Pustet is a long-established German publishing firm.
The original home of the Pustets was the Republic of Venice, where the name Bustetto is common. Probably in the seventeenth century, the founder of the Ratisbon line emigrated to South Germany, where one of his descendants, Anton Pustet, lived as a poor bookbinder in the Lower Bavarian borough of Hals (near Passau) at the close of the eighteenth century. To him and his wife Anna (née Scheuerocker) was born on 25 March 1798, a son, Friedrich Pustet.
Having learned bookbinding under his father, Friedrich started a small book-store in Passau in 1819, and in 1822 founded a separate printing establishment. This business developed, and in 1826 he was able to transfer his publishing business to Ratisbon. Establishing business relations with prominent Catholic authors, he extended the range of his publications to all branches of literature, while paying special attention to theology.
To extend his business undertakings, in 1833 Pustet set up one of the first printing-machines, and in 1836 erected near Ratisbon a paper factory, for which he procured the first paper machine in Bavaria. In 1845 he began printing liturgical works; with this he associated a department for church music, with the co-operation of Dr. Proske, for the purpose of carrying out the latter's ideas for the reform of ecclesiastical music. Men like Dr. Witt, Dr. Haberl, Haller, later supported this department.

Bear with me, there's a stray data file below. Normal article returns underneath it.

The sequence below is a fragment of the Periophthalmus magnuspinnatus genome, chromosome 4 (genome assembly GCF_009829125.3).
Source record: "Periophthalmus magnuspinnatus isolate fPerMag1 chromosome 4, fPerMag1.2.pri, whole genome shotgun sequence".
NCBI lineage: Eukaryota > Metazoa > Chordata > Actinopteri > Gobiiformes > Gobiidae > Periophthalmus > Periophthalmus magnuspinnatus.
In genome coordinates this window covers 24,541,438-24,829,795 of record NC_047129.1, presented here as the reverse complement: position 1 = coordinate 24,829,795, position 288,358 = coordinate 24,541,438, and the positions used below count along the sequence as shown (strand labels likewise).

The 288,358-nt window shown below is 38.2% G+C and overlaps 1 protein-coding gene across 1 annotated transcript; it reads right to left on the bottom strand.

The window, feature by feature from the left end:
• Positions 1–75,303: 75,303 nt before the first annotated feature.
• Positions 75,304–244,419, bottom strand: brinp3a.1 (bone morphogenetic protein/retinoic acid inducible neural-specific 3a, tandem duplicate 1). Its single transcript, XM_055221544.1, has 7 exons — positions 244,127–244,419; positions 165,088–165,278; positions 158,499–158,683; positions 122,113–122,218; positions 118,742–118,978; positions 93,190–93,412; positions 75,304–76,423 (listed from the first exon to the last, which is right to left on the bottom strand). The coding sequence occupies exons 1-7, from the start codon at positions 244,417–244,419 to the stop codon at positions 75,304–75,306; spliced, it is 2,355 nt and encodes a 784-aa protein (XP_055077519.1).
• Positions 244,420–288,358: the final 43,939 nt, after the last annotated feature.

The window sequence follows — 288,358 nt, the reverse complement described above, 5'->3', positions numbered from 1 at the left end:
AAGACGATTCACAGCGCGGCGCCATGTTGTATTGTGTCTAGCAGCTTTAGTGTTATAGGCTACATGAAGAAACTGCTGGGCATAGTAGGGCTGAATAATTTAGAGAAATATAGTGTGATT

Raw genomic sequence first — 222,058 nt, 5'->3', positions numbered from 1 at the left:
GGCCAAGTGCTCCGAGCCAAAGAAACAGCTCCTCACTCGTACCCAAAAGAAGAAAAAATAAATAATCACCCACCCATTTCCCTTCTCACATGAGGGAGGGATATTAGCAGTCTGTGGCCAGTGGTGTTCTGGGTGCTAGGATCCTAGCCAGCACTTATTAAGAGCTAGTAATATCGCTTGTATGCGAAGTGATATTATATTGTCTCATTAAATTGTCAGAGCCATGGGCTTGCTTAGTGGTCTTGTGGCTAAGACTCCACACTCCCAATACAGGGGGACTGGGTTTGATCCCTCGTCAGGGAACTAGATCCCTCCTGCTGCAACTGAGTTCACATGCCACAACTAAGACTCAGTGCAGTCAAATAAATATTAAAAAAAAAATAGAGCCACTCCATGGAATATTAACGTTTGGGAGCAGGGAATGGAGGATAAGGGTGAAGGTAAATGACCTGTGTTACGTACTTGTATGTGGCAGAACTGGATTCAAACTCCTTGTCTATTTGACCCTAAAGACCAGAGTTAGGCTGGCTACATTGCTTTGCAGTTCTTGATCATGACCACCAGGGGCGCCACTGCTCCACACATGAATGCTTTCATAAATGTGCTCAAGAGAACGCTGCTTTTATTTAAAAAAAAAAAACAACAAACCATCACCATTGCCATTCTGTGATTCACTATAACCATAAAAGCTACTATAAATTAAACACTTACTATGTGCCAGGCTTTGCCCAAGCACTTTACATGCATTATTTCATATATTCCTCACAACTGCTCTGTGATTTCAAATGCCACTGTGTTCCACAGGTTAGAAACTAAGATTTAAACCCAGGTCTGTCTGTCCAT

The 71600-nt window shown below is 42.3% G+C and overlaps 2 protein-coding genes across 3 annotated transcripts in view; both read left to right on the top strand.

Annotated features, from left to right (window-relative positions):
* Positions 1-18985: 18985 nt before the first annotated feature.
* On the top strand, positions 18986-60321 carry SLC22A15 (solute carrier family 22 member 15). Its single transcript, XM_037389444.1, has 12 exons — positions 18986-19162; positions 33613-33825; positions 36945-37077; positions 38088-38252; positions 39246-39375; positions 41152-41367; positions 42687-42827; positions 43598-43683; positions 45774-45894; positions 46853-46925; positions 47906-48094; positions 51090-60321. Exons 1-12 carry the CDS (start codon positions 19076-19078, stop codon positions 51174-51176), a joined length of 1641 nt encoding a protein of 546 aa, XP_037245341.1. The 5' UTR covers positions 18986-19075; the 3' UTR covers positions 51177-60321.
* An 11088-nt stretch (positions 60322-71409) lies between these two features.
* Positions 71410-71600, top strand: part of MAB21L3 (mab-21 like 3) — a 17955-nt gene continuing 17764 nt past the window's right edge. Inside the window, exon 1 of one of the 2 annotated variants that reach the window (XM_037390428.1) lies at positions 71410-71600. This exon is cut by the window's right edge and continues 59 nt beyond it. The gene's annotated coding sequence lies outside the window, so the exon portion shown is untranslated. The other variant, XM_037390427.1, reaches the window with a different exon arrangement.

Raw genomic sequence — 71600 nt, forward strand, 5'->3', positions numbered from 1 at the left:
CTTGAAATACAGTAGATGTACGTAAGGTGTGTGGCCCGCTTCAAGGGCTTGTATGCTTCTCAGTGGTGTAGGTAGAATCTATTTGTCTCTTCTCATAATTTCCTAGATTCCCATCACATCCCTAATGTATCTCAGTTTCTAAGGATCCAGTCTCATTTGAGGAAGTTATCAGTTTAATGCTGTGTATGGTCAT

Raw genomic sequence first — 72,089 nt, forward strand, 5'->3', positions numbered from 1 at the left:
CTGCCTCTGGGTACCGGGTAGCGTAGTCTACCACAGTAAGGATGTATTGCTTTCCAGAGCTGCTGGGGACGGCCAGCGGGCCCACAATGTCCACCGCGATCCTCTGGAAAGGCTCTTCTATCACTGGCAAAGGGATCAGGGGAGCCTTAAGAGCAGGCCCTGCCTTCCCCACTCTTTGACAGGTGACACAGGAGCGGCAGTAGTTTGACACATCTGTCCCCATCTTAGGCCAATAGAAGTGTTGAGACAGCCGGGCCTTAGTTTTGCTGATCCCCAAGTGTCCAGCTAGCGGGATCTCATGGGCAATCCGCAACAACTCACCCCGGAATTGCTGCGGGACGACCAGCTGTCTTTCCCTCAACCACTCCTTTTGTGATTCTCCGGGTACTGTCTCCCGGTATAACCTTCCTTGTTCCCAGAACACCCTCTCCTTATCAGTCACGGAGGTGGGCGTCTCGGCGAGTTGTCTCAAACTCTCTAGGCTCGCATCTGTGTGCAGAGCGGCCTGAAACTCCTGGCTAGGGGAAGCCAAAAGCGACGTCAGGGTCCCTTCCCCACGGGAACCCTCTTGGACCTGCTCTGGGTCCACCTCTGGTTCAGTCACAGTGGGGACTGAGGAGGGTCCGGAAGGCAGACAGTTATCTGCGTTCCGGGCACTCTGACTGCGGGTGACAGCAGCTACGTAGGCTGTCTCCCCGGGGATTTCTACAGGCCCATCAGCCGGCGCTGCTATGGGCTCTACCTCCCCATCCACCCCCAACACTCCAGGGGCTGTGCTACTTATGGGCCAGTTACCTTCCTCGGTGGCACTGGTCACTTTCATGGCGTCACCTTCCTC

In 1860 he handed over the business to his sons Friedrich (b. 1831), Karl (b. 1839), and Klemens (b. 1833), and two years later acquired in Munich the Royal Bavarian Central Schoolbook-Publishing Company, which he conducted until 1874. He died on 5 March 1882.
The sons continued the expansion of the business. Friedrich chose for his department liturgical publications, Karl German works, and Klemens the paper factory. The success of Friedrich earned for him in 1870 the title "Typographus S. R. Congregationis"; the Vatican commissioned Pustet to print the editio typica of all the liturgical works. Branch firms were established in New York (1865), Cincinnati, Ohio (1867), and Rome (1898).
Friedrich died on 4 August 1902. Klemens had died before him (1898), and Karl's death followed on 17 January 1910. Karl, who was a Privy Counsellor of Commerce, expanded the German publications: amongst those were the "Regensburger Marienkalender" and the illustrated family magazine, the "Deutscher Hausschatz".
The next generation of the Pustet firm were Friedrich Pustet, son of Friedrich, and Ludwig, son of Karl.
- This article incorporates text from a publication now in the public domain: Herbermann, Charles, ed. (1913). "Pustet". Catholic Encyclopedia. New York: Robert Appleton. The entry cites:
- Denk, Friedrich Pustet, Vater u. Sohn. Zwei Lebensbilder, sugleich eine Gesch. Des Hauses Pustet (Ratisbon, 1904).
- (in German) Home Page
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